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Public Health In Rome. To what extent was the Roman period an age of progress in public health?

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Introduction

Public Health In Rome. To what extent was the Roman period an age of progress in public health? Introduction Public health was an issue in the Roman period due to the scale of their cities and the spread of disease. The vastness of their empire and the great numbers of soldiers who travelled across it, led to greater communication of illnesses. The emperor and senate realised this, and began to introduce public health measures to reduce the risk of disease. There was a massive amount of progress by the end of the Roman era in public health and great improvements over the Ancient Greek methods. Economy The empire of Rome had very large cities, Rome itself had a population of over 1 million people. Because plagues and disease spread easily throughout the cities, health was a very big issue. The Romans believed that cleanliness would lead to good health. As a practical people, they observed that death rates were higher in and around marshes and swamps. This led the Romans to believe that the causes of illness were, amongst other things: * bad air * bad water * swamps * sewage * debris and a lack of personal cleanliness. ...read more.

Middle

Also, we see again the role of women in the home as basic healers, often becoming local healers in the poorer areas of the empire. The skills of women here as healers were not disputed and so, breaking from the Greek ideas, women could become doctors and midwives. This was a great step forward for the progression of medicine, but had limited affect on public health. One great improvement that did probably affect public health was that priests were no longer really consulted upon matters of health, the general population was looking more toward practical healing than religious, creating public health, rather than trusting in their gods to keep them well. Theories As the first doctors in Rome were Greek, the Roman doctors to follow them thought similarly about the causes of disease, which were the 4 humours. This was important for public health because the theory of the 4 humours encouraged good personal health and hygiene. In Greece the scale of their cities didn't really force the government to implement public health schemes. But in Rome, how could they have personal health and hygiene when they were surrounded by filth? ...read more.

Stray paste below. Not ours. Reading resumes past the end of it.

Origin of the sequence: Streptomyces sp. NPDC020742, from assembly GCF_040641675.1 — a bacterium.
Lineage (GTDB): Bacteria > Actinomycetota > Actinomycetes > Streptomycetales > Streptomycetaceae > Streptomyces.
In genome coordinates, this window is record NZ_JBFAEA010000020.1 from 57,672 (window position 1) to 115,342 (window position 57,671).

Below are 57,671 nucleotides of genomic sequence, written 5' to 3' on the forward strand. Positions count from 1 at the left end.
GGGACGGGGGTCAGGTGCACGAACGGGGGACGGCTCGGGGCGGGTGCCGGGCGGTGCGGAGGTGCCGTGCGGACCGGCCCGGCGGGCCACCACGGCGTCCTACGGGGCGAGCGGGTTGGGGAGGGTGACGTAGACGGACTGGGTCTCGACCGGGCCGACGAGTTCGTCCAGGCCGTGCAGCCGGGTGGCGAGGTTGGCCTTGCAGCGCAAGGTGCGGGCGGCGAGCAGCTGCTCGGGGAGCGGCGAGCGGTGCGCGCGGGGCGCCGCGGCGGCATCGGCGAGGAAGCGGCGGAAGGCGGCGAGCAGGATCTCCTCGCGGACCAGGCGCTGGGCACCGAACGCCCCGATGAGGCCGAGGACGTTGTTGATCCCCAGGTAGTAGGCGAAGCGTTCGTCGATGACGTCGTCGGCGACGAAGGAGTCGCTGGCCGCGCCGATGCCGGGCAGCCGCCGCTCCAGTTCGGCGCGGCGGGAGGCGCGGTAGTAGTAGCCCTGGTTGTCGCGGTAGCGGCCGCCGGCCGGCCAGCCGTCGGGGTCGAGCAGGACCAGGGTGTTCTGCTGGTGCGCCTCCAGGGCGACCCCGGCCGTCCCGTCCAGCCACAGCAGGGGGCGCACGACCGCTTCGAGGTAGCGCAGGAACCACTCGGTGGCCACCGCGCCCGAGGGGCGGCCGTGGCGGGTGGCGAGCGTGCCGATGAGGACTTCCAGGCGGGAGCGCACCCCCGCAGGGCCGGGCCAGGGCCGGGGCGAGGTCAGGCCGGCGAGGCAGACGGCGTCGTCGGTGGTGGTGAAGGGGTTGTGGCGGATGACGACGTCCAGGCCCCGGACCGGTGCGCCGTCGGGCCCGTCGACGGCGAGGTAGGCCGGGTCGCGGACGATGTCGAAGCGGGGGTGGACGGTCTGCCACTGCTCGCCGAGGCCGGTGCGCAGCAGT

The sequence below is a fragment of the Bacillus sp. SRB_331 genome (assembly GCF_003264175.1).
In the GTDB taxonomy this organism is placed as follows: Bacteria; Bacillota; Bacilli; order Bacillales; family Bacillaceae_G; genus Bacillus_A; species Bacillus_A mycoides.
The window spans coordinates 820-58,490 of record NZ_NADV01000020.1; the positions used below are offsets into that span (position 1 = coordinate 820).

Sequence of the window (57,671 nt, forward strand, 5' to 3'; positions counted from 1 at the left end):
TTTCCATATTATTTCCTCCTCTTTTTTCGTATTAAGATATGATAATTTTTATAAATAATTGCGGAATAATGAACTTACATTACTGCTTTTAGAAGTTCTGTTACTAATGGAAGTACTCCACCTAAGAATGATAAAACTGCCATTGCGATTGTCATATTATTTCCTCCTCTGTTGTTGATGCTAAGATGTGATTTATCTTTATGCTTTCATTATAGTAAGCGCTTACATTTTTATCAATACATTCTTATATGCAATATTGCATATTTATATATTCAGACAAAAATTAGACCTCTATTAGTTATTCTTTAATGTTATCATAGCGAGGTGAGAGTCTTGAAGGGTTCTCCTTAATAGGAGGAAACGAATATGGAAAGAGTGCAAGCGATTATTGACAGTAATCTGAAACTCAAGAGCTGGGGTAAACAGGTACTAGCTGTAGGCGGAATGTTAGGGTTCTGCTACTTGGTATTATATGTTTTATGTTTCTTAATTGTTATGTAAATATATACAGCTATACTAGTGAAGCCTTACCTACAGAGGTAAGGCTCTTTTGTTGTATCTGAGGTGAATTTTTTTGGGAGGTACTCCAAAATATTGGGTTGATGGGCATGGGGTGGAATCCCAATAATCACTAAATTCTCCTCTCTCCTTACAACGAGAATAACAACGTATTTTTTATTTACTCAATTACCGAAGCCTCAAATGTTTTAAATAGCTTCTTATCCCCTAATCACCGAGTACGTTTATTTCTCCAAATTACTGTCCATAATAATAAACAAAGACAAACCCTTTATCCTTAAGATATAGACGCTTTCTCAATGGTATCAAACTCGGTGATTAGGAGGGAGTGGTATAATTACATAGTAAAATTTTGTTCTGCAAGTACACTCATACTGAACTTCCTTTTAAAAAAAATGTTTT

Conclusion

He wrote many books (60 of them), in which he detailed his new theories and treatments, such as the use of opposites. And although many of his texts were lost in a fire, AD 191 at the Temple of Peace, there were still enough to cover most of his theories and to show his character. As a fiery man, passionate for medicine and philosophy and contemptuous of other doctors for their ignorance and greed. He died in Rome, just after AD 210. Galen's ideas on health, observation of illness and surgery were highly influential with the Emperor (Himself a philosopher). As the emperor believed he had a duty to look after his people, Galen indirectly influenced the public health measures, through Emperor Marcus Aurelius. Conclusion The Roman age was a period of vast progress in public health. They began with similar ideas and technology to the Ancient Greeks, and developed systems of clean water, sanitation, and hygiene that are still in use today. As a result of this progress, the general health of the Roman people improved, but more so for the army and the rich. The theories and methods of those such as Galen dominated medical practice for over 1500 years. ?? ?? ?? ?? Samantha Canvin Mr. Mungles 10DA History ...read more.

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